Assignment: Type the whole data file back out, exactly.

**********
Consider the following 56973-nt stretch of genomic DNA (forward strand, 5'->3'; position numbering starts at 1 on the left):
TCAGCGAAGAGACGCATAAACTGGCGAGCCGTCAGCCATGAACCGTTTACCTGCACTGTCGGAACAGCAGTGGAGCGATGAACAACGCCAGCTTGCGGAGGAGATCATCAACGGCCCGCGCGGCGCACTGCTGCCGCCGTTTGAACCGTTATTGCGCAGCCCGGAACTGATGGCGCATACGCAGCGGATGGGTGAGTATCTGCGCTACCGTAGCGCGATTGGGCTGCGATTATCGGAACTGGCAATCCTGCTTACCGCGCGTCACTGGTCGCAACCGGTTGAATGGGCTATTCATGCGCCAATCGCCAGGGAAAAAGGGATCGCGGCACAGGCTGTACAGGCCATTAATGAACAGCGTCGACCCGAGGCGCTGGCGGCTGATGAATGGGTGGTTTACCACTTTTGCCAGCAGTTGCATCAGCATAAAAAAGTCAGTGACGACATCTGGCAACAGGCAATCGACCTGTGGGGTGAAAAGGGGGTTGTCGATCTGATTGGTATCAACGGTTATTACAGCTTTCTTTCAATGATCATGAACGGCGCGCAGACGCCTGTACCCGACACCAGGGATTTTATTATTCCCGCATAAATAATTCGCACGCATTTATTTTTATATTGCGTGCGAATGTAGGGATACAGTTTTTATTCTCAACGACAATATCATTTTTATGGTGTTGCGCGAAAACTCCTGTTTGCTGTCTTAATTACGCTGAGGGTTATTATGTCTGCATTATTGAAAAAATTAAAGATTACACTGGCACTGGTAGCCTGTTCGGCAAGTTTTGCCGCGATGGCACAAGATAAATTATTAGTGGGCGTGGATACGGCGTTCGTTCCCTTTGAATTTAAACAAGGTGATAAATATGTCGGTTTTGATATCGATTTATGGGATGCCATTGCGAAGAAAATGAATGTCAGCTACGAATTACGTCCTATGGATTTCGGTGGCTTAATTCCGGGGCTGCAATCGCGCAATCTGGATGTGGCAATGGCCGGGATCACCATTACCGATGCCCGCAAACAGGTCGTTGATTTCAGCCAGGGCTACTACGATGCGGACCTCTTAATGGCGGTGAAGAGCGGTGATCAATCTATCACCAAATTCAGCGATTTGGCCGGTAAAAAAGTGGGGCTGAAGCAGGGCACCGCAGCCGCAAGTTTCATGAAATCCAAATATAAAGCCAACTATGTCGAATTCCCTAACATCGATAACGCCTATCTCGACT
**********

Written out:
Consider the following 56973-nt stretch of genomic DNA (forward strand, 5'->3'; position numbering starts at 1 on the left):
TCAGCGAAGAGACGCATAAACTGGCGAGCCGTCAGCCATGAACCGTTTACCTGCACTGTCGGAACAGCAGTGGAGCGATGAACAACGCCAGCTTGCGGAGGAGATCATCAACGGCCCGCGCGGCGCACTGCTGCCGCCGTTTGAACCGTTATTGCGCAGCCCGGAACTGATGGCGCATACGCAGCGGATGGGTGAGTATCTGCGCTACCGTAGCGCGATTGGGCTGCGATTATCGGAACTGGCAATCCTGCTTACCGCGCGTCACTGGTCGCAACCGGTTGAATGGGCTATTCATGCGCCAATCGCCAGGGAAAAAGGGATCGCGGCACAGGCTGTACAGGCCATTAATGAACAGCGTCGACCCGAGGCGCTGGCGGCTGATGAATGGGTGGTTTACCACTTTTGCCAGCAGTTGCATCAGCATAAAAAAGTCAGTGACGACATCTGGCAACAGGCAATCGACCTGTGGGGTGAAAAGGGGGTTGTCGATCTGATTGGTATCAACGGTTATTACAGCTTTCTTTCAATGATCATGAACGGCGCGCAGACGCCTGTACCCGACACCAGGGATTTTATTATTCCCGCATAAATAATTCGCACGCATTTATTTTTATATTGCGTGCGAATGTAGGGATACAGTTTTTATTCTCAACGACAATATCATTTTTATGGTGTTGCGCGAAAACTCCTGTTTGCTGTCTTAATTACGCTGAGGGTTATTATGTCTGCATTATTGAAAAAATTAAAGATTACACTGGCACTGGTAGCCTGTTCGGCAAGTTTTGCCGCGATGGCACAAGATAAATTATTAGTGGGCGTGGATACGGCGTTCGTTCCCTTTGAATTTAAACAAGGTGATAAATATGTCGGTTTTGATATCGATTTATGGGATGCCATTGCGAAGAAAATGAATGTCAGCTACGAATTACGTCCTATGGATTTCGGTGGCTTAATTCCGGGGCTGCAATCGCGCAATCTGGATGTGGCAATGGCCGGGATCACCATTACCGATGCCCGCAAACAGGTCGTTGATTTCAGCCAGGGCTACTACGATGCGGACCTCTTAATGGCGGTGAAGAGCGGTGATCAATCTATCACCAAATTCAGCGATTTGGCCGGTAAAAAAGTGGGGCTGAAGCAGGGCACCGCAGCCGCAAGTTTCATGAAATCCAAATATAAAGCCAACTATGTCGAATTCCCTAACATCGATAACGCCTATCTCGACT